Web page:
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propylthiouracil

Pronunciation

Generic Name: propylthiouracil (PRO pil THYE oh URE a sil)
Brand Name:

What is propylthiouracil?

Propylthiouracil prevents the thyroid gland from producing too much thyroid hormone.

Propylthiouracil is used to treat hyperthyroidism (overactive thyroid), Graves' disease, or toxic goiter (enlarged thyroid). This medicine is sometimes given to control symptoms just before you undergo thyroid surgery or treatment with radioactive iodine.

Propylthiouracil is for use only if your condition cannot be treated with another thyroid medication, or when surgery or radioactive iodine are not good treatment options for you.

Propylthiouracil may also be used for other purposes not listed in this medication guide.

What is the most important information I should know about propylthiouracil?

Propylthiouracil can cause liver damage in both adults and children. Liver failure can be fatal or may require a liver transplant. Stop taking propylthiouracil and call your doctor right away if you have signs of liver damage: fever, itching, nausea, vomiting, upper stomach pain, loss of appetite, dark urine, clay-colored stools, or jaundice (yellowing of the skin or eyes).

Do not use propylthiouracil if you are pregnant.

What should I discuss with my healthcare provider before taking propylthiouracil?

You should not use propylthiouracil if you are allergic to it.

To make sure propylthiouracil is safe for you, tell your doctor if:

  • you have liver problems;

  • you have a weak immune system; or

  • you need to have surgery.

Do not use propylthiouracil if you are pregnant, and tell your doctor right away if you become pregnant while using this medicine. Propylthiouracil can harm an unborn baby, or cause serious liver problems in the mother.

You may need to use another medication during pregnancy. Talk with your doctor if you plan to become pregnant while taking propylthiouracil.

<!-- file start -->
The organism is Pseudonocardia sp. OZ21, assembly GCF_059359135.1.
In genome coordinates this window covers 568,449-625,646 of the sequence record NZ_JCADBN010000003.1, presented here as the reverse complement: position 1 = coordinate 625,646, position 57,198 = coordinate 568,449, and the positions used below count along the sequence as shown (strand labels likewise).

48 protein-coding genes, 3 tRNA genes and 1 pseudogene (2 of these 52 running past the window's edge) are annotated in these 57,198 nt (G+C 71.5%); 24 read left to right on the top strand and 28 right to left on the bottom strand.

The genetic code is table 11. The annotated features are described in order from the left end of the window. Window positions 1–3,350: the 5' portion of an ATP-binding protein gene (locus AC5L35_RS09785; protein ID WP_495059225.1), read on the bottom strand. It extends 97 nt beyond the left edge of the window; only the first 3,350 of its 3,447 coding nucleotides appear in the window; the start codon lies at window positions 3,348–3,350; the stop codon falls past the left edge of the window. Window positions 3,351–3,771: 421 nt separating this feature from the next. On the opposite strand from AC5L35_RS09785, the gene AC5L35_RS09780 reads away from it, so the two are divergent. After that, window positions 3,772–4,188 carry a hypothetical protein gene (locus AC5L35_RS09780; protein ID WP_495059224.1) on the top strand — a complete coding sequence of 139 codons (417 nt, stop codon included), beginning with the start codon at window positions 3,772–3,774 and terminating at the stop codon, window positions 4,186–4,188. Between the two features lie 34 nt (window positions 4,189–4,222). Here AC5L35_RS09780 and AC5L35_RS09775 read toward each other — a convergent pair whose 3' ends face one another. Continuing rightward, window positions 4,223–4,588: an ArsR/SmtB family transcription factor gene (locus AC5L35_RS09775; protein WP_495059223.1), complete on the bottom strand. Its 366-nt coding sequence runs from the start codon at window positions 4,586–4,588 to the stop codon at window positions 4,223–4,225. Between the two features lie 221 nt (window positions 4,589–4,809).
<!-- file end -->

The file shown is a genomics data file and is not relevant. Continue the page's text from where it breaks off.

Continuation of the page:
Propylthiouracil can pass into breast milk and may harm a nursing baby. Do not use propylthiouracil while you are breast-feeding a baby.

In most cases, propylthiouracil should not be used by anyone younger than 18 years old. Do not give this medicine to a child without your doctor's advice.

How should I take propylthiouracil?

Follow all directions on your prescription label. Your doctor may occasionally change your dose to make sure you get the best results. Do not use this medicine in larger or smaller amounts or for longer than recommended.

Use propylthiouracil regularly to get the most benefit. Get your prescription refilled before you run out of medicine completely.

Propylthiouracil can lower blood cells that help your body fight infections and help your blood to clot. This can make it easier for you to bleed from an injury or get sick from being around others who are ill.

Call your doctor if you have unusual bruising or bleeding, or signs of infection (fever, chills, sore throat).

While using propylthiouracil, you will need frequent blood tests to check your thyroid function.

Store at room temperature away from moisture and heat.

What happens if I miss a dose?

Take the missed dose as soon as you remember. Skip the missed dose if it is almost time for your next scheduled dose. Do not take extra medicine to make up the missed dose.

What happens if I overdose?